Even with the necessary qualifications, the stigma of an arrest or conviction record follows a person beyond their time in the system and can prevent formerly incarcerated individuals from obtaining job opportunities. Today, 9 in 10 employers consider an applicant’s arrest or conviction history when making hiring decisions. Research also shows that job applicants with a record are 60 percent less likely than applicants without a record to receive a callback for an open position.11 Among record-holding applicants, women were around 30 percentage points less likely than men to receive a callback, and Black women were 93 percent less likely than white women to receive a callback or be offered a job, signaling that the stigma of a record hits hardest for women and especially women of color.12

Arrest or conviction records also can create challenges to obtaining an occupational license and certification, which are required for more than 25 percent of all jobs in the United States.13 There are more than 27,000 state licensing restrictions that may block as many as 600,000 formerly incarcerated individuals every day from accessing a well-paying job.14 This becomes particularly challenging for formerly incarcerated women; many of the fastest-growing jobs in the country are in women-dominated fields, such as health care support and personal care, that require a license.15

Lack of gender-responsive treatment and support

Many women enter the criminal justice system suffering higher rates, compared with men, of victimization, trauma, mental health, substance use disorders, financial instability, homelessness, and other challenges that can limit job opportunities and hinder movement toward economic stability when they are not properly addressed.16 Gender-responsive treatment and support, or programs designed to take into account the distinct needs and life experiences of women, are often limited within carceral settings. Additionally, long-term programs are less available in jails than in prisons.17 This is a particular challenge for women, who are more likely than men to be incarcerated in jail rather than in prison due to a number of factors, primarily the different types of charges, convictions, and sentences women are given in comparison to men, and therefore are less likely to have access to much-needed treatment.18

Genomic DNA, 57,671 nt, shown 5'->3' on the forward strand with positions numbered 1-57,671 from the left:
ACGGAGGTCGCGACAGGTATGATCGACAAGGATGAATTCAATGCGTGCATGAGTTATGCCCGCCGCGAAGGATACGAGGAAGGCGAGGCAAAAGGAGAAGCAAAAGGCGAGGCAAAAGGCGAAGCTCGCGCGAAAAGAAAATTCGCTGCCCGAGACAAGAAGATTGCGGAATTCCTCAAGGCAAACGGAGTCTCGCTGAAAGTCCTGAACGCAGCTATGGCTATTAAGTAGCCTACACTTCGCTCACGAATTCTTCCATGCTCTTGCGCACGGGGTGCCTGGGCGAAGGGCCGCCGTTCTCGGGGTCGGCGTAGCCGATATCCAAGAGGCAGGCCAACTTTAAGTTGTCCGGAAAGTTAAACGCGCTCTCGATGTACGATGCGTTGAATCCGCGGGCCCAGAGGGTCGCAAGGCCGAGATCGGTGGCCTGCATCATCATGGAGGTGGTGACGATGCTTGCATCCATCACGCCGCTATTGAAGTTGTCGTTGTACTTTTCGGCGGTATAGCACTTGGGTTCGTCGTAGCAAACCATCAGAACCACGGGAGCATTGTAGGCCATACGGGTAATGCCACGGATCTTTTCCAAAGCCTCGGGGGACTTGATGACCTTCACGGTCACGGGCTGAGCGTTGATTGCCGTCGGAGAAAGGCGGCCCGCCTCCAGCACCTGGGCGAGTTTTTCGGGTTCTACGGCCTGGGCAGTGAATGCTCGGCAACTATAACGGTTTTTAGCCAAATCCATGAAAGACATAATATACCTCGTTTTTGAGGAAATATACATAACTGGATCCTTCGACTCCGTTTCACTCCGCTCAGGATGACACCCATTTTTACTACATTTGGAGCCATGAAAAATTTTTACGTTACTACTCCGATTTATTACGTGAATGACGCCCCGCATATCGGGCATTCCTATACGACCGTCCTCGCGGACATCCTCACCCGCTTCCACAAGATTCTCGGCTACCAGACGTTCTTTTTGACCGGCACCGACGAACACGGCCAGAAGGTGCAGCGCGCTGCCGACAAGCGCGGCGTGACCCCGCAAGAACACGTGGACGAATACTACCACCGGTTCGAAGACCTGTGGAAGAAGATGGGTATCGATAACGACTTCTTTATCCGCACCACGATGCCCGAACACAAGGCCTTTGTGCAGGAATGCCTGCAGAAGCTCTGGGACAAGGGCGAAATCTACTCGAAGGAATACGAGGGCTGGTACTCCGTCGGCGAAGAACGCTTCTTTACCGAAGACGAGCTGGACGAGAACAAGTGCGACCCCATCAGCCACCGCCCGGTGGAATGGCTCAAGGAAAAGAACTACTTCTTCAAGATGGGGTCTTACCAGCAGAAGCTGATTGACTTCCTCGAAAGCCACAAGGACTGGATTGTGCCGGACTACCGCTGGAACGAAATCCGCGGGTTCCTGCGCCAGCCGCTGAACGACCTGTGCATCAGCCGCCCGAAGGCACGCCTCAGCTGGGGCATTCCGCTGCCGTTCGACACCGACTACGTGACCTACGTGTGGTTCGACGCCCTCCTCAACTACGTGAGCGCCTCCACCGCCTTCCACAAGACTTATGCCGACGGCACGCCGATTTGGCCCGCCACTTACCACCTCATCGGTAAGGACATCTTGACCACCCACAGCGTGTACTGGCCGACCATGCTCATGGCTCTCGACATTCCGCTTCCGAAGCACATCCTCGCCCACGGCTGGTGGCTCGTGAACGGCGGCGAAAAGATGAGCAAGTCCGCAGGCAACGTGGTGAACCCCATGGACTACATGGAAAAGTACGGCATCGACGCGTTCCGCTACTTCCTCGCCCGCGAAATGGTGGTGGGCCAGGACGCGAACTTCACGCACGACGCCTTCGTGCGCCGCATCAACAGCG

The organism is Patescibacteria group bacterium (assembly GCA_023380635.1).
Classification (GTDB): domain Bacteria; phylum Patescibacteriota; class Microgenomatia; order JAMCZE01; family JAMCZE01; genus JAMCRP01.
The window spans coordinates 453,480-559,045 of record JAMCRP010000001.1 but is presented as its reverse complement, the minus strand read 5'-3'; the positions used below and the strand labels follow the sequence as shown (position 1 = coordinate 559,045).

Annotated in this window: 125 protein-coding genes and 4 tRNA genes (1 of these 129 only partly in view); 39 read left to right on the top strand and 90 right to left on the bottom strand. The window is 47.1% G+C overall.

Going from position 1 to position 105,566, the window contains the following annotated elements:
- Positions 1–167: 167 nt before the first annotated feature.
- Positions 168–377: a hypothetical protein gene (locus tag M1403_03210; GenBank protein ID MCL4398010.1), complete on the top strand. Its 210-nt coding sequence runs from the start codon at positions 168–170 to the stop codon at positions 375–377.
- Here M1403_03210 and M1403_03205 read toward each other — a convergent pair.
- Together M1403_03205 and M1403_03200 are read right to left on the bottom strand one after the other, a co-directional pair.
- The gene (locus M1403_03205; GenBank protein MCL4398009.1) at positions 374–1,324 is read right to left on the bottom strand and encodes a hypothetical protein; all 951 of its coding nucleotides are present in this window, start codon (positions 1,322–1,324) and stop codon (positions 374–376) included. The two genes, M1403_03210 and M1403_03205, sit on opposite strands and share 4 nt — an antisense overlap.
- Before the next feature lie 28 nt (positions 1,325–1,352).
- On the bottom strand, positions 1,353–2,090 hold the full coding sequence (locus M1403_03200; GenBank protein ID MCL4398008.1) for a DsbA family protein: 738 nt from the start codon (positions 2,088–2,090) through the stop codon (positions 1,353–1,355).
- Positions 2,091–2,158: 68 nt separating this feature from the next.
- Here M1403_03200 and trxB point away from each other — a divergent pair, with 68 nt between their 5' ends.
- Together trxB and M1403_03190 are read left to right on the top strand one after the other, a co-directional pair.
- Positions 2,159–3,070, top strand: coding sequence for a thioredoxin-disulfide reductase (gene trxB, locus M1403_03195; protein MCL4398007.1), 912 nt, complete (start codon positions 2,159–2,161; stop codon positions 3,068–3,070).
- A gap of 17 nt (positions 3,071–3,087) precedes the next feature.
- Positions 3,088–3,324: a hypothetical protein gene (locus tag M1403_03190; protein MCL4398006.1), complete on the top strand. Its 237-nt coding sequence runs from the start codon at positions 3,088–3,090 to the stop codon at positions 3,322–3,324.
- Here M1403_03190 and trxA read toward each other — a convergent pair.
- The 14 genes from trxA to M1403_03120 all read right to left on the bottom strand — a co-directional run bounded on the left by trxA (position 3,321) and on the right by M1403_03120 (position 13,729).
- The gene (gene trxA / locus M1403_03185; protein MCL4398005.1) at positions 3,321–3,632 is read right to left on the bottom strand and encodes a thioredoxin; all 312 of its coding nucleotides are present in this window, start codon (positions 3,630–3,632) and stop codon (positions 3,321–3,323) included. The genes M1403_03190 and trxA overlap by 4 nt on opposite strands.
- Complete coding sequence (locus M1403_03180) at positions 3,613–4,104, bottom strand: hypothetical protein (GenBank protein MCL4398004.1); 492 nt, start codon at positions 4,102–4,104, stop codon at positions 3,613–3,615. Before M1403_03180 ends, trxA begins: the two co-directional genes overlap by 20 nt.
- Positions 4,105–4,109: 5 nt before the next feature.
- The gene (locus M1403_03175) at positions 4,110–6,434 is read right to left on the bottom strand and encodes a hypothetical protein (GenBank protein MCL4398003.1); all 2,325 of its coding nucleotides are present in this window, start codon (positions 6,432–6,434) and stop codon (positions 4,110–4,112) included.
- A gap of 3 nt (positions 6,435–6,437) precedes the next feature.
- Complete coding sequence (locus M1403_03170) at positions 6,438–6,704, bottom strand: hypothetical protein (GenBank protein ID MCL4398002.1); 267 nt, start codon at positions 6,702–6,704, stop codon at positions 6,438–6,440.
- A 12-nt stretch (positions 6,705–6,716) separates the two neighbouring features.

Lack of gender-responsive support is especially difficult for the many formerly incarcerated women navigating challenging family dynamics. The majority of incarcerated women in prisons and jails are parents, and many are the primary caregivers of their children.19 Parental incarceration prevents mothers from being able to provide financial support and adequate care to their children; this may ultimately lead to children experiencing harms such as trauma due to parental loss or instability, mental and physical health problems, struggles with educational achievement, and family-related uncertainty.20

The economic benefits

Ongoing support programs for formerly incarcerated women are crucial to combat these harms and effectively navigate the challenging dynamics to reunification with their children once they return from prison or jail.21 For the millions of women who are approaching release from prison or jail and ready to enter the U.S. labor force, participation in formal education and transitional programs prior to release has been found to be helpful in improving employment outcomes.

One study found that individuals in a correctional education program were 43 percent less likely to recidivate and had a 13 percent higher chance of obtaining employment.22 Other studies have found that women in ongoing transitional programs were more likely to experience stable employment and formal pay after their release.23 Opportunities to expunge records also have contributed to wage increases, which help reduce poverty and build wealth over time.24

Incarceration-related costs can carry negative economic impacts for the country and economy as a whole; the United States spends approximately $81 billion each year on mass incarceration,25 in addition to the $78 billion to $87 billion lost in gross domestic product annually when formerly incarcerated people are left out of the labor force.26

Conversely, investments toward successful employment and reentry outcomes for formerly incarcerated people can curtail public costs and draw in more income tax revenue.27 The U.S. Department of Education noted in April 2023 that research estimates “for every dollar invested in prison education programs, taxpayers save four to five dollars from lowered recidivism rates.”28

The policy recommendations

Federal and state policymakers should prioritize reform efforts that will support reentry outcomes specific to formerly incarcerated women. To be successful, these efforts must comprehensively advance measures that help provide access to fair and equitable employment opportunities across a range of interconnected reforms.

Federal policy recommendations

Federal policymakers should consider taking the following steps to help improve the economic outcomes of women affected by the U.S. legal system nationwide. Specifically, Congress should:

  • Support ongoing efforts to invest in job training and reentry services: Congress should support the Biden administration’s ongoing efforts to support formerly incarcerated individuals by investing federal funds toward comprehensive reentry services. The administration has already demonstrated its commitment to support formerly incarcerated individuals in their efforts to return to their communities and build toward successful futures, investing nearly $1 billion in job training resources, recovery support, and reentry services.29 The White House also has outlined a comprehensive strategy to expand employment opportunities for formerly incarcerated people.30